Photo: Shutterstock, by puifaiminiiz

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Gabriel Arsenault
Gabriel Arsenault is an assistant professor of political science at the École des hautes études publiques at the Université de Moncton. His research focuses on Canada’s social economy and policy.
Olivier Jacques
Olivier Jacques is an assistant professor in the department of management, evaluation and health policy at the school of public Health at the Université de Montréal and a researcher at CIRANO. His research focuses on public finance, the welfare state and health policy. He can be reached on LinkedIn and Twitter @Olijacques89.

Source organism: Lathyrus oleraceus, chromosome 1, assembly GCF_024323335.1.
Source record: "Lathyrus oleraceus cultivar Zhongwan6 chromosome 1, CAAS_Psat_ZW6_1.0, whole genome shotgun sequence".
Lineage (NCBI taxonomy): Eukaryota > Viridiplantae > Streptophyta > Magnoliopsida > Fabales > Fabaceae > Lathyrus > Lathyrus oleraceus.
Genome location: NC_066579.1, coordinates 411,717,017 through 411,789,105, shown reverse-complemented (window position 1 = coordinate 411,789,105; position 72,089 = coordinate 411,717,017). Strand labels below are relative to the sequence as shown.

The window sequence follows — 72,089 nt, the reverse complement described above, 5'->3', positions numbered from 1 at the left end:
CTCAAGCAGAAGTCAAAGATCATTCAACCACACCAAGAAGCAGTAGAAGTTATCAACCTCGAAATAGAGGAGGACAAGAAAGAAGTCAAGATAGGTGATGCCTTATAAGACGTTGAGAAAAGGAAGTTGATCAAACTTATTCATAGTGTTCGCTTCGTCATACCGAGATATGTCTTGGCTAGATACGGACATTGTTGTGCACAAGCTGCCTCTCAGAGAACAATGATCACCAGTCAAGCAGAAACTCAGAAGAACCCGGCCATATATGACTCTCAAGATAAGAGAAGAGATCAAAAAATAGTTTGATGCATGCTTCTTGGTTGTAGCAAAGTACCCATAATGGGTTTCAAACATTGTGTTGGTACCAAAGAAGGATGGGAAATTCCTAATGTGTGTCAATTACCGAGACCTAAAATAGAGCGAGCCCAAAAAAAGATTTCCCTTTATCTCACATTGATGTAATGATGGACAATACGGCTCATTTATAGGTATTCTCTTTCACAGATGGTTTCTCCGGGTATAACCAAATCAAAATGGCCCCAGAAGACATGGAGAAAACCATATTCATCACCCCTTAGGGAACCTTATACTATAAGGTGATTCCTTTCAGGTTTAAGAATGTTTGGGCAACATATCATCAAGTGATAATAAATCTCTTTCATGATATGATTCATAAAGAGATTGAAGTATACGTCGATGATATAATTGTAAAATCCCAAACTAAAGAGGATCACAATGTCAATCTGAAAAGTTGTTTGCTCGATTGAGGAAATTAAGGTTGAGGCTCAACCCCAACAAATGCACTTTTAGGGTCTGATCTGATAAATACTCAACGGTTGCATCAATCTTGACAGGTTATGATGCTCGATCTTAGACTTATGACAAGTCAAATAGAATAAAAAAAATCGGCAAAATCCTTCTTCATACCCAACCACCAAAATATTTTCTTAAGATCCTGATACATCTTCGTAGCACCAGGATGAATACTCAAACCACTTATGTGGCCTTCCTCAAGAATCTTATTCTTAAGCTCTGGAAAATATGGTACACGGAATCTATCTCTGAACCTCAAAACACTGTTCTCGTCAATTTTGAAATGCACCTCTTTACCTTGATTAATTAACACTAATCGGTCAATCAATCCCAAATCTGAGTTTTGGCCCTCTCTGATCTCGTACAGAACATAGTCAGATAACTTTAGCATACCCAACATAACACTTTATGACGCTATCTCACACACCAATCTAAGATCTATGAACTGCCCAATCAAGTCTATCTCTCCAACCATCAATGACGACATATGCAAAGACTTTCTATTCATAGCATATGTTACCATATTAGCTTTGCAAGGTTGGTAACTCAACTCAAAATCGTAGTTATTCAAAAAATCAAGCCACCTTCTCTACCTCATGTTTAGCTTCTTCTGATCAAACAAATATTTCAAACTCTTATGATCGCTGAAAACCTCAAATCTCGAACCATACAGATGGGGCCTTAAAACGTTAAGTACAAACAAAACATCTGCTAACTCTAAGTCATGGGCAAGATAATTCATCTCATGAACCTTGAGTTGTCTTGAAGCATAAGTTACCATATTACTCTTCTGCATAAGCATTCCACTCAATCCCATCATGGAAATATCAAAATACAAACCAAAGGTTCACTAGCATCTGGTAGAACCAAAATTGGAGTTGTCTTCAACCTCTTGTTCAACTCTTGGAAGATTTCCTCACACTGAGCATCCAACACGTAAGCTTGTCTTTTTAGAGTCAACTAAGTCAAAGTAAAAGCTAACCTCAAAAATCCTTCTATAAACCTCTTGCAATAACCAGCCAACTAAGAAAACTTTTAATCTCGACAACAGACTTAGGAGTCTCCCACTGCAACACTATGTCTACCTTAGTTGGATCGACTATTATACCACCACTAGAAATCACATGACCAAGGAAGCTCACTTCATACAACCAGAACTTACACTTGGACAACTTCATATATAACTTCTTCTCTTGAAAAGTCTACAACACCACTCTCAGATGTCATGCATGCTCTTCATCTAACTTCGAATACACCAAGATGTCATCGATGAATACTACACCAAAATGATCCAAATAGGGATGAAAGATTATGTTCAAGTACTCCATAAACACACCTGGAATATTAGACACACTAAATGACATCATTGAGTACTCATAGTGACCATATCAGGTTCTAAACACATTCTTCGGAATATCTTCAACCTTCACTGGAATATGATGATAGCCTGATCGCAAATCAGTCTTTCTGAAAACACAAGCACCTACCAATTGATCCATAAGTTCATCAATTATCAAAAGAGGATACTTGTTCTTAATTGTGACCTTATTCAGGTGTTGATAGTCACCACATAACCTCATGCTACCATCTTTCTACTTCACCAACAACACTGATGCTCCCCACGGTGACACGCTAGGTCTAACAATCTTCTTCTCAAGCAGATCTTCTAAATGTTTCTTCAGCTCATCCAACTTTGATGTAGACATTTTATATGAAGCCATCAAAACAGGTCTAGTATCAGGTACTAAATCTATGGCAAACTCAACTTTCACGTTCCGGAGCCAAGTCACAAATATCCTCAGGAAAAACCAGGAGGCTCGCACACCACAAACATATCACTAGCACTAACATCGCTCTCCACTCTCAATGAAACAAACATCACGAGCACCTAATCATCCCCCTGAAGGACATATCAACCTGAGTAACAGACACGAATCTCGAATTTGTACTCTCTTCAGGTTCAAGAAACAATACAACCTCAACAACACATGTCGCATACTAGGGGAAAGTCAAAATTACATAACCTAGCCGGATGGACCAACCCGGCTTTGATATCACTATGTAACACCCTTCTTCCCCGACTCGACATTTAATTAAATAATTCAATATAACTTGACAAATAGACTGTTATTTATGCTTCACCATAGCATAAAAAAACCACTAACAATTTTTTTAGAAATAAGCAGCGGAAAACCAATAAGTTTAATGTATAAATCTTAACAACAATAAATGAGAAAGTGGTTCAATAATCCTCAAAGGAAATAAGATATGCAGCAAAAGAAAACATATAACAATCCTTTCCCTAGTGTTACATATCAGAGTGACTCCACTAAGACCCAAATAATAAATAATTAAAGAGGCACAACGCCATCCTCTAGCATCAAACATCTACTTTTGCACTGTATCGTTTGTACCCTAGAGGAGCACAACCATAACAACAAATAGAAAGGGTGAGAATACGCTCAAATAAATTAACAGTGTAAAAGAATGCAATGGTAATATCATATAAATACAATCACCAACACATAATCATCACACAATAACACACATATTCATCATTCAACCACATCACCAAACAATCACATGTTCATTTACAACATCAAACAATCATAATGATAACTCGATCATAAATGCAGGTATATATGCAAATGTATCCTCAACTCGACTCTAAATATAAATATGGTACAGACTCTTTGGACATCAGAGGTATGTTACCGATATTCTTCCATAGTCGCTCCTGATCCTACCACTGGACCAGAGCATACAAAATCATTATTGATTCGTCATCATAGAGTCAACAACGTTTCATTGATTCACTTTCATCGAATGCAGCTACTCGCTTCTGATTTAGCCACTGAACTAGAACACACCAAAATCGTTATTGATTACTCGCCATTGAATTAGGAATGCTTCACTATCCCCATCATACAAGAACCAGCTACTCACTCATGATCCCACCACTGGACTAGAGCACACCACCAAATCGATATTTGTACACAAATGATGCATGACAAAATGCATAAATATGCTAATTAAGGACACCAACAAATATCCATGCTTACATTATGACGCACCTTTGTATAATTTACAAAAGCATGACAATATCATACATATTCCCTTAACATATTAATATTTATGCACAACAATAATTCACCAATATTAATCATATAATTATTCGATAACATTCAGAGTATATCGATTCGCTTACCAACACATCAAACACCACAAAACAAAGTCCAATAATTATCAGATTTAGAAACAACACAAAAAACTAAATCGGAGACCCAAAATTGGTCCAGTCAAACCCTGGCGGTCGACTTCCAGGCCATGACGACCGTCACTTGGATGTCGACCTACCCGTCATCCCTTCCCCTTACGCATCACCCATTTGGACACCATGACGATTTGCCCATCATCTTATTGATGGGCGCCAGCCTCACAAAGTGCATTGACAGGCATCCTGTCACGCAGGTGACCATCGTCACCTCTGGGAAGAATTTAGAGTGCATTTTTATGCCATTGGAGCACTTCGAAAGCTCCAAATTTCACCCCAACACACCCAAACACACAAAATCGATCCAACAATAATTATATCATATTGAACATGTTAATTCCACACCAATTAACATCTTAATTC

Antonia Maioni
Antonia Maioni is dean of the Faculty of Arts and professor in the Department of Political Science and the Institute of Social and Health Policy at McGill University.